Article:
Riparian Buffer Bill

Riparian Buffer Bill

Bob Larson
Bob Larson
From the Ag Information Network, I’m Bob Larson with today’s Fruit Grower Report. Last year, Governor Jay Inslee’s riparian buffer bill, that REQUIRED farmers to set aside productive land, buffers, to protect fish habitat, didn’t go anywhere.

Representative Joel Kretz tells Capitol Report, his House Bill 1720 creates a VOLUNTARY riparian management program …

KRETZ … “It’s a completely different way of doing business in Olympia. We’ve got bipartisan participation. We’ve got two sides that agree on 80-90% of the issue. The tribes are looking to protect fish habitat. And that means clean water, protect and improve riparian areas. These are things that farmers and ranchers want to do too. We all want to see that.”

Kretz says, it could be a new way of doing things …

KRETZ … “The problem is, the old model, when they come in and say, you will do this or else, just hasn’t worked. It doesn’t motivate me to cooperate. It’s been a failure. The regulatory regime does not resonate with agriculture and timber.”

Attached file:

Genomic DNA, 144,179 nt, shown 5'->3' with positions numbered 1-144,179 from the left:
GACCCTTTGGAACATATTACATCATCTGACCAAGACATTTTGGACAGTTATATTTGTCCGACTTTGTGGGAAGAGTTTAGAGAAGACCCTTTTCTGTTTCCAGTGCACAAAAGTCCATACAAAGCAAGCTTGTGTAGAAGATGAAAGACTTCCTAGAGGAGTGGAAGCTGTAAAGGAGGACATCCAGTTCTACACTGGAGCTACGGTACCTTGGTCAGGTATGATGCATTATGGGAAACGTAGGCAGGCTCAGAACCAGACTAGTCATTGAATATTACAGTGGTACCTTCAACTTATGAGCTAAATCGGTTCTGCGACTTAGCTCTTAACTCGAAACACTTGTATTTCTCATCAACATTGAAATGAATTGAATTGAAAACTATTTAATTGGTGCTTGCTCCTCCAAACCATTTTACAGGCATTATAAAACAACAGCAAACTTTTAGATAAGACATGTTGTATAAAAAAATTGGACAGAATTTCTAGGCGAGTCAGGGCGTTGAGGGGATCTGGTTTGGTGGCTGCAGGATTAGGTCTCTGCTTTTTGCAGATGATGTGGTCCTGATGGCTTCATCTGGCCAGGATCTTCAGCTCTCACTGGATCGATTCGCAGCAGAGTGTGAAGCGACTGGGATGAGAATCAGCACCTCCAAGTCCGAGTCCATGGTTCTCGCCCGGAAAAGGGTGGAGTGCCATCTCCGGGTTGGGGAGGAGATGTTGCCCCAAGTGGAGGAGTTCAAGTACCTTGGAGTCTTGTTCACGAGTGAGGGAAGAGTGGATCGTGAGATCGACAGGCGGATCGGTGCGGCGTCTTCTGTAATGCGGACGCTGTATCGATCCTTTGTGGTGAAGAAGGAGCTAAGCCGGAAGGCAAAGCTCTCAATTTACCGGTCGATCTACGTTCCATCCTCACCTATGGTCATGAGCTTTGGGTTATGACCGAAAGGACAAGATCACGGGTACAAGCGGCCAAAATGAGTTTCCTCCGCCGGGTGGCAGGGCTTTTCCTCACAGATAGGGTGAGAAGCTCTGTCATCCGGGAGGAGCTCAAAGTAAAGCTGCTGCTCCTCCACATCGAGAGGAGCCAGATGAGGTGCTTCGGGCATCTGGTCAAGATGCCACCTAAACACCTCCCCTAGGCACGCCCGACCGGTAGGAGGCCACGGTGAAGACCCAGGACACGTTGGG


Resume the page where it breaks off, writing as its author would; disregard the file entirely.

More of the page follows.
It’s not perfect, Kretz says, but it’s better …

KRETZ … “The tribes have kind of given some ground and so has the agricultural community. They’re trying to build relationships and I think they’ve got a lot more in common than maybe people would think, definitely more in common than bureaucrats sitting in Olympia making these decisions, which has been the old way.”

Kretz says, who knows? …

KRETZ … “You know, I think this could be kind of a historic way of doing business. You sit down and talk about, well what do you want to see and how can we do it?”

Kretz says protecting private property rights and restoring riparian habitat for the benefit of salmon do not have to be mutually exclusive.

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